Saturday, September 15, 2007
Last night was the opening reception and awards for the Pennsylvania Watercolor Society's 2007 International show. Fran, three other friends and I packed in one car and drove the hour and a half to Lancaster . . . all so they could watch me win an award. It was a strong show with 80-some well-executed paintings and I was amazed and excited that I'd gotten in, much less won an award. We found a notebook with the award winners in it with comments from either the juror of seclection or the judge of awards. The latter's comment about mine included something like a "spontaneous little [it's a quarter-sheet] watercolor" and ended with "any painter that can put green on the paper and not create mud deserves a pat on the back." Anyway, that's me on the right, getting my award.
The painting in question is earlier in this blog, posted July 27th.
Tuesday, September 11, 2007
Thursday, September 6, 2007
Monday, September 3, 2007
We spent a couple of days this weekend with our friends Cheryl and Paul in their new (second) home on the eastern shore of the Chesapeake Bay (west of Cecilton, Doris). This is the view from next to their house overlooking the water, which is a lake made by damming the creek with bay dredging goop. Cheryl, Paul and I canoed to the dam and walked from there to the shore of the bay and I made this little sketch. Otherwise, we spent our time visiting and eating. It was beautiful weather and we spent most of our time on their deck.
It's done with brown, ultra-fine Sharpie permanent marker and a wc wash.
Tuesday, August 28, 2007
Our new pastel paper finally arrived and I've been itching to do some pastel. The late-day one is from a photo taken out our window at the house across the street (although the house itself doesn't look much like the painting). The other one is a field near the Brandywine Creek.
It's always hard to know when to stop when doing an abstract like this one. I'm doing it for the second time, since the first version contained collages of charts and old maps, something not allowed in many shows because they are not created by me. So this time I used various colors of ink, in addition to the watercolor paint, to draw my own charts and maps. If you look closely, none of the "writing" is real. I will probably work on this a bit more, but it's looking close to being done.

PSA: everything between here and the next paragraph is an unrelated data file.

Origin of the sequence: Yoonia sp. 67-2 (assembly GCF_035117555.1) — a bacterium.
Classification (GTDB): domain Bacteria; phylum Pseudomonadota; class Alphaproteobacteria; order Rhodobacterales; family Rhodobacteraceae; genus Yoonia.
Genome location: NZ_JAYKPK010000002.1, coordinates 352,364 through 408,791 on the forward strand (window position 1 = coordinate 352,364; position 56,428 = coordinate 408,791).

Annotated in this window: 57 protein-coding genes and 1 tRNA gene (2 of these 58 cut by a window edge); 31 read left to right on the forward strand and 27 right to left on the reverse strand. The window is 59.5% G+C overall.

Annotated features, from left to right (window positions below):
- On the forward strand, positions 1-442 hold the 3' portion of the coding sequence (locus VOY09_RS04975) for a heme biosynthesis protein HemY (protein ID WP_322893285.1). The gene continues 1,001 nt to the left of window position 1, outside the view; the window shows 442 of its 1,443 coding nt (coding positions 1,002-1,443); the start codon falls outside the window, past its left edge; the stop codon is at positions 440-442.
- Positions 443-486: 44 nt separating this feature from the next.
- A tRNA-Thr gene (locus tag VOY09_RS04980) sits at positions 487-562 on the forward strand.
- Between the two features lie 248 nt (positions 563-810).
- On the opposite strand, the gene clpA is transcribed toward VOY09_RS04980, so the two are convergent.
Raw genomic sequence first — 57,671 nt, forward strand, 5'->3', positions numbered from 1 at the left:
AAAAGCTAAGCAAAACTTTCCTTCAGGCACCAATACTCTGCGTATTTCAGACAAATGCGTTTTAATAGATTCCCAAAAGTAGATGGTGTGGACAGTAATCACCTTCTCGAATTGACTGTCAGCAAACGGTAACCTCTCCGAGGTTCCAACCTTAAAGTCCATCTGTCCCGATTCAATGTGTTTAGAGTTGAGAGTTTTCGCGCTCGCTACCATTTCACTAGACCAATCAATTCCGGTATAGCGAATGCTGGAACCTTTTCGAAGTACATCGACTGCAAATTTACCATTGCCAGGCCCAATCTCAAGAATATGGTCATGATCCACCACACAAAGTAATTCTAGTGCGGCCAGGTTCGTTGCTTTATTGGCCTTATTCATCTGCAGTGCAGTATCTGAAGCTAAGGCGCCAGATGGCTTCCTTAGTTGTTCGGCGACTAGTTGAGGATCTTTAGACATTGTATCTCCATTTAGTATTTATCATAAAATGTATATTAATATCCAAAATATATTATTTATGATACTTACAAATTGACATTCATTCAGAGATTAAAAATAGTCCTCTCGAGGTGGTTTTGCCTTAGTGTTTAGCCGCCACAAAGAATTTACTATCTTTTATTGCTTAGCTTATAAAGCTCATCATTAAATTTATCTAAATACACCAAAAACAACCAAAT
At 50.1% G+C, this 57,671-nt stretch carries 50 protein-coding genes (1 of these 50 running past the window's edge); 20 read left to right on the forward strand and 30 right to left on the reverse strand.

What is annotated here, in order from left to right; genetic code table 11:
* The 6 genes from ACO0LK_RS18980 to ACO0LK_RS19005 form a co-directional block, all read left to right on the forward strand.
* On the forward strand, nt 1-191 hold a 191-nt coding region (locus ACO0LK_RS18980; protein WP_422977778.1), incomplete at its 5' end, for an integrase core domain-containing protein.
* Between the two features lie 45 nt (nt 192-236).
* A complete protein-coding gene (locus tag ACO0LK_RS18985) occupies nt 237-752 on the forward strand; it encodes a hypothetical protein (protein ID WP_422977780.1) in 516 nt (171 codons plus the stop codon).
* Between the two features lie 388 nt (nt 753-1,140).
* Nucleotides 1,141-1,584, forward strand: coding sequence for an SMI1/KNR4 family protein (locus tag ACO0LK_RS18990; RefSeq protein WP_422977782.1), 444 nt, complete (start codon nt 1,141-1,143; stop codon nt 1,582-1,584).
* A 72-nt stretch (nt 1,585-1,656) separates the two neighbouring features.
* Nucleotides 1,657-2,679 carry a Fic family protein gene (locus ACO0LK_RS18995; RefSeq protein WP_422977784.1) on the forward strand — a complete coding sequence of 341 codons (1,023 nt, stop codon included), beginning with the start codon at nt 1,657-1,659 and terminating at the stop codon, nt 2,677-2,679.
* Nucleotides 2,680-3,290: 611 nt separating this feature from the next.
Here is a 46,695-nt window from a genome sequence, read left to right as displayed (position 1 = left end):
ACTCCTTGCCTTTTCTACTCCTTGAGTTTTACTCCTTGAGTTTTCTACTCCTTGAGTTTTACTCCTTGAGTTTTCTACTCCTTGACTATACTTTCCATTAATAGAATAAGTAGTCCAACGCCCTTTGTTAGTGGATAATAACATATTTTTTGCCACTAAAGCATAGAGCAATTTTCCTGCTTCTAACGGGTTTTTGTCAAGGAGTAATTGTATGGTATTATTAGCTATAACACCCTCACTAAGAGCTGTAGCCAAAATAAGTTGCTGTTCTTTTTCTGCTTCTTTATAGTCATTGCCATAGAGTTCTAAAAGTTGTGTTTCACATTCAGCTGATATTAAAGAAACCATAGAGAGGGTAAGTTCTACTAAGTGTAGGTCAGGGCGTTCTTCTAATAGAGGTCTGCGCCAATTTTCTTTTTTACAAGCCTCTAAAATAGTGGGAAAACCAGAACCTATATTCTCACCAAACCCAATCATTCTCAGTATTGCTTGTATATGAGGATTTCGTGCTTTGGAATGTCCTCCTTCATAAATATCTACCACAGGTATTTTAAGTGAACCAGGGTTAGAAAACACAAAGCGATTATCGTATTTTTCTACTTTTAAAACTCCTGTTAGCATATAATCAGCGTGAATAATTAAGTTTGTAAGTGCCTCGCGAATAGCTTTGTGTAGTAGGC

Friday, August 3, 2007
I'm still playing with painting sailboats, this time one that's under sail. Fran suggested I do one in reds and blues, so I did. I painted this about a week ago and didn't like it much, so it sat behind another painting. Today when I uncovered it, I liked it much better; it's often like that with paintings I do.
Friday, July 27, 2007
Thursday, July 19, 2007
This is quite a bit bigger than my other two sailboats and it's on illustration board. I found some nautical charts on the internet and painted a couple, one old-looking and one as I remember paper charts from my sailing days. After I glued down a large chunk of chart in the bottom right, I painted the background, leaving the cabin of the boat white. The boat and the compass were drawn first with sepia conté pencil then with a brown magic marker to make them darker. I added paint to the crayon on the hull and for the reflections. Then I cut and tore more of the charts and glued them in places where I thought they'd work in the painting. I'm not sure I'm finished but now I'm going to live with it for a while and see what it (and you) tell me to do.
Wednesday, July 18, 2007
I think this is much closer to the image I was thinking of yesterday when I started painting this sailboat in these colors. This time I painted in the background (the diagonals, mostly) then I used a sepia conté pencil for the drawing. I did do the drawing lightly in pencil before I started to I'd know where to leave that white splotch. I think I should crop it higher so the mast doesn't go off the top.
Tuesday, July 17, 2007
I woke up this morning with something like this image in my head. The tough part was finding an appropriate image in all my photos and then doing the drawing. Boats are HARD. This is painted with gold and purple pigments only, mixed in various proportions. I tried to combine looseness and a more precise way of painting.
Sunday, July 15, 2007
Thursday, July 12, 2007
Someone posted this photograph on Watercolor Workshop, an online watercolor group. Today I had fun painting it. I love the distance created by the photographer and the difference between the precise daylilies and the looser background.
Tuesday, July 10, 2007
There were sheep everywhere in Scotland and this is the first time I've tried painting them (or painting white blobs that are supposed to look like sheep). I was attracted to this particular photo because of the dramatic shadow across the front and the spacious feeling of being on top of a hill. This farm overlooks Loch Tay.
Friday, July 6, 2007
This sort of thing has NOT been my style, probably because I didn't think I could draw something this complicated, thought I'd get lost in the drawing (it's easy!) and didn't think I had the patience. Well, I tried it and I like the results. And now I know a LOT more about peonies and how they're put together. I painted each section separately and waited until all was dry around a section before I painted it. With so many little pieces in a peony, there are always dry areas in which to paint. I used a much smaller brush than I normally do. During the course of the painting, I figured out to make a beautiful red glow and that's worth the whole project! I'm certainly not going to do this sort of thing all the time, but it's fun to add another tool/technique to my stash.
Now I'm trying to decide whether to put in a background. It would just be faint, maybe just at the bottom. Maybe none at all . . .
Thursday, July 5, 2007